Document Type

Honors Project On-Campus Access Only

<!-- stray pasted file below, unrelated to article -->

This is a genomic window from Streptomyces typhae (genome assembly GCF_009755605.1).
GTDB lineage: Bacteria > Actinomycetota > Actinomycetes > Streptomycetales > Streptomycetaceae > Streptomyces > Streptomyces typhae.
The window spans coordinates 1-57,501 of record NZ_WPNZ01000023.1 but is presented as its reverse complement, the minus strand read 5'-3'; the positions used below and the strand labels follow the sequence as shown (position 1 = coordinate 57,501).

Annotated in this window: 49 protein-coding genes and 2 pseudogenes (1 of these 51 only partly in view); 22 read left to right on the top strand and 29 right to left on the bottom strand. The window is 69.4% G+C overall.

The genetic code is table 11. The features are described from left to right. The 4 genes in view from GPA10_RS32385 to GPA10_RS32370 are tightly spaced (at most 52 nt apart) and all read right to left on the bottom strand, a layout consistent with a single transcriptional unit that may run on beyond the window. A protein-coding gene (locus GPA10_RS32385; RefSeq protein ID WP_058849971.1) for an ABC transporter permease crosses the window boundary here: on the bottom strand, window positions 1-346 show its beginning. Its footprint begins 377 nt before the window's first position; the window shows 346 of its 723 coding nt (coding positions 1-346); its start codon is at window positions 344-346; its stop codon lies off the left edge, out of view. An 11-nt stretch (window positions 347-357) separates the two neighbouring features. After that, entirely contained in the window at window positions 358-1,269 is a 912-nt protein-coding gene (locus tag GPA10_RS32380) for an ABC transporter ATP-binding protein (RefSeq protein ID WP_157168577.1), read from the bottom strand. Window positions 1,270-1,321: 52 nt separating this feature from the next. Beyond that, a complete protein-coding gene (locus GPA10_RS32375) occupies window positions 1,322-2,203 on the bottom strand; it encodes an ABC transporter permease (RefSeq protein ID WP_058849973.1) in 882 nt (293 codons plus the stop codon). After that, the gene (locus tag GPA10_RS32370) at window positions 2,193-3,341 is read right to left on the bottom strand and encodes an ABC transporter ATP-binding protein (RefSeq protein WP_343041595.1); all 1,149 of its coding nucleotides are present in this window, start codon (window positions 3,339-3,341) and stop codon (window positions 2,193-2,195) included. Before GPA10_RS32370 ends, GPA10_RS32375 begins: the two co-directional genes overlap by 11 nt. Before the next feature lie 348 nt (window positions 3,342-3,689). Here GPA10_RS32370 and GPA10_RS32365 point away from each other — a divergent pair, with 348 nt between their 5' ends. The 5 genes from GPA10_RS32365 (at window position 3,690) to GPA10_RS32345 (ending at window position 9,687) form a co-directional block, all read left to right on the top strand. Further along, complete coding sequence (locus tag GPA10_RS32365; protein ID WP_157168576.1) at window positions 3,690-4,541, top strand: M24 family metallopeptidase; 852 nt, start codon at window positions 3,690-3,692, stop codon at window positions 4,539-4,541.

Wetlands are one of the fastest disappearing habitats in America. Many wetlands are also being altered due to the effects of various types of land use. Because wetlands provide important habitat for many types of birds, these species can be affected by changes in wetlands due to land use. The impacts of several wetland features, including wetland size, proximity to other wetlands, and vegetation, on bird communities have been debated in the literature. While some studies have found landscape-level features, such as connectivity to other sites to be the most important factors for explaining bird diversity, others have found within-patch characteristics to be more important. It is also unclear how these variables affect rates of nest predation in wetlands. The purpose of this study was to analyze the effects of several wetland features on wetland bird assemblages and nest predation rates at several spatial scales. Bird surveys, vegetation surveys, and measurements of nest predation were conducted at the Cedar Creek Natural History Area in East Bethel, Minnesota. Landscape analyses were conducted at four different spatial scales. Results showed that wetlands are used extensively, not only by species that breed in wetlands, but by species that breed in other environments as well, particularly by woodland birds. Results also indicated that diversity in vegetation structure is associated with an increase in the number of species using wetlands. Low bird species richness in wetlands was associated with increased amounts of agriculture and urban development, which was due to the reduction in trees in agricultural and developed areas. Unlike studies of upland species, birds responded the same way to urban development as to agriculture in the landscape. Features at both the habitat level and at broader landscape scales were found to be significantly correlated with features of the bird communities, indicating the importance of implementing conservation plans at multiple spatial scales. Results suggest that for restoration and construction of wetlands, increasing the variation in both vertical and horizontal structure within the wetland and in the surrounding landscape will increase the bird diversity within the wetland. The results of this study suggest that further encroachment of development and agriculture on wetlands in East Central Minnesota will lead to a decline in wetland bird diversity, particularly with respect to woodland birds that use the wetlands for foraging purposes. The data suggest that woodland obligates will disappear first from the area, followed by sensitive wetland obligates.



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